Church towers and bells were introduced in the Saxon period and were used not only to call the congregation to church, but for many other purposes as well; for warnings of attack or invasion, to call men to work, as a curfew, to celebrate anniversaries such as the monarch’s birthday, to rejoice at victories, to announce a death.
The earliest bells would have been hung simply, with the open end downwards. Real ringing, as we know it today, depends on the swinging of a bell starting from upside down above the frame so it performs a whole revolution at each blow This more complicated method was probably introduced by the 15th C and quite possibly earlier.
Penn’s church tower was built in about 1325, (not 1407 which was only a date found scratched on a tile somewhere in the tower). We know, from an inventory taken in 1552, by Edward VI’s Protestant commissioners, that the late medieval, Catholic, Penn church had 4 bells as well as the sanctus bell.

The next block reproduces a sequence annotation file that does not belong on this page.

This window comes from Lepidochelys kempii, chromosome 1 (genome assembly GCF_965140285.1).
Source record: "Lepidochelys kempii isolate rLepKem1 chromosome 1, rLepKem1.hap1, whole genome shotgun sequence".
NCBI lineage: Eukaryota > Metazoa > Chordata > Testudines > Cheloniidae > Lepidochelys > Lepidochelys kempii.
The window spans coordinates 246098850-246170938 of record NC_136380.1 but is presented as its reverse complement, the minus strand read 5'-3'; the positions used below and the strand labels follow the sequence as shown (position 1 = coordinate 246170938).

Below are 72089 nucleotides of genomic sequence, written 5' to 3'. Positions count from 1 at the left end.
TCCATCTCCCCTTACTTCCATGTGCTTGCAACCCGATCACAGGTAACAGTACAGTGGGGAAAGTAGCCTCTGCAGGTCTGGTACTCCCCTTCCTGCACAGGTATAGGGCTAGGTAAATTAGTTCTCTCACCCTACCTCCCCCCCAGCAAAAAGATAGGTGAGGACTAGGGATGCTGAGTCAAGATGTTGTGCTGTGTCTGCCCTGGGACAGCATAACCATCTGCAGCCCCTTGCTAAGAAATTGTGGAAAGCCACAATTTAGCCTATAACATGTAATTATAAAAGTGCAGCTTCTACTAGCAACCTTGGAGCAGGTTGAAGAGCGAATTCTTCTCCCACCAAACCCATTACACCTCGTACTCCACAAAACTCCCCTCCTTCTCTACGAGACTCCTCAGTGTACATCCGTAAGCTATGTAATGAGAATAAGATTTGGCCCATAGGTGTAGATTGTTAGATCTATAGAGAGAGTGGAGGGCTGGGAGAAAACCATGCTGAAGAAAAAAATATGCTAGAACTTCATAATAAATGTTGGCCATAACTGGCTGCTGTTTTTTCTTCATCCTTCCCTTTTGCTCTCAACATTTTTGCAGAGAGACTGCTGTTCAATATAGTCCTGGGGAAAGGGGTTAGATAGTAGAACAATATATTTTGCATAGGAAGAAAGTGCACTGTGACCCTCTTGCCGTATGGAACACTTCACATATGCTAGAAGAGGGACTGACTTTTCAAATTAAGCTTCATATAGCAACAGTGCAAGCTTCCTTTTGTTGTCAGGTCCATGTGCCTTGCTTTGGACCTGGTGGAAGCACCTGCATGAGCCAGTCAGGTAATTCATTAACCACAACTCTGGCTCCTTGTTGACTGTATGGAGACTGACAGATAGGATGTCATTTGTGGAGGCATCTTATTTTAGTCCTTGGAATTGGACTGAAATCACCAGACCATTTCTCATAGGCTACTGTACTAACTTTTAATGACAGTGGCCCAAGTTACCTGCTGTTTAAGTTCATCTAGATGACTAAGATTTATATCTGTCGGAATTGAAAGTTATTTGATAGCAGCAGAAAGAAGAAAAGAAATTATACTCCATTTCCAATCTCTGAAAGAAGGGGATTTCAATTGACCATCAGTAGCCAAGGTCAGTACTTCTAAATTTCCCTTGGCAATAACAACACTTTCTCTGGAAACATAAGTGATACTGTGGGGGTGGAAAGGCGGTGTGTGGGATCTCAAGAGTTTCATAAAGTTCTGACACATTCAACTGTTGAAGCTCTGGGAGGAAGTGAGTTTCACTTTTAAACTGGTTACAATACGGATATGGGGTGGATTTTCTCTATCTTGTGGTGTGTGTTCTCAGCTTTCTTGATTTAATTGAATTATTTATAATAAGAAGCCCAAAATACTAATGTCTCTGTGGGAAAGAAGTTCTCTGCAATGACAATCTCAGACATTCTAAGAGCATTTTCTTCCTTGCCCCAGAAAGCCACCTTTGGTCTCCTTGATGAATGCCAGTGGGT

The sanctus which was rung at the most solemn moment of the Mass as the priest elevated the Host high above his head. This was to warn worshippers absorbed in their own prayers to look up in order to receive the blessings that were believed to flow from seeing the Host.
We can still see the deep grooves in the wall of the tower just above the west door made by the sanctus bell rope which for several centuries must have been rung by a man standing the other side of the door just inside the nave, in order to be able to see and time the precise moment of the elevation of the Host. This all came to an abrupt end, in 1547, with Edward VI’s Injunction that forbade the ringing of bells during Sunday services except for one ‘to be rung or knolled before the sermon’.
By 1637, Penn church was in a very poor state of repair. A visitation ordered by the Bishop of Lincoln reported that one of the bells had gone and ‘The butterices & corners of the steeple in decay & wants pgeting’ (pargeting or plastering).
In 1702, John Bennet, a new and active Vicar arrived and the medieval bells were all replaced by five new bells, three of which survive today.
© Miles Green, July 2001.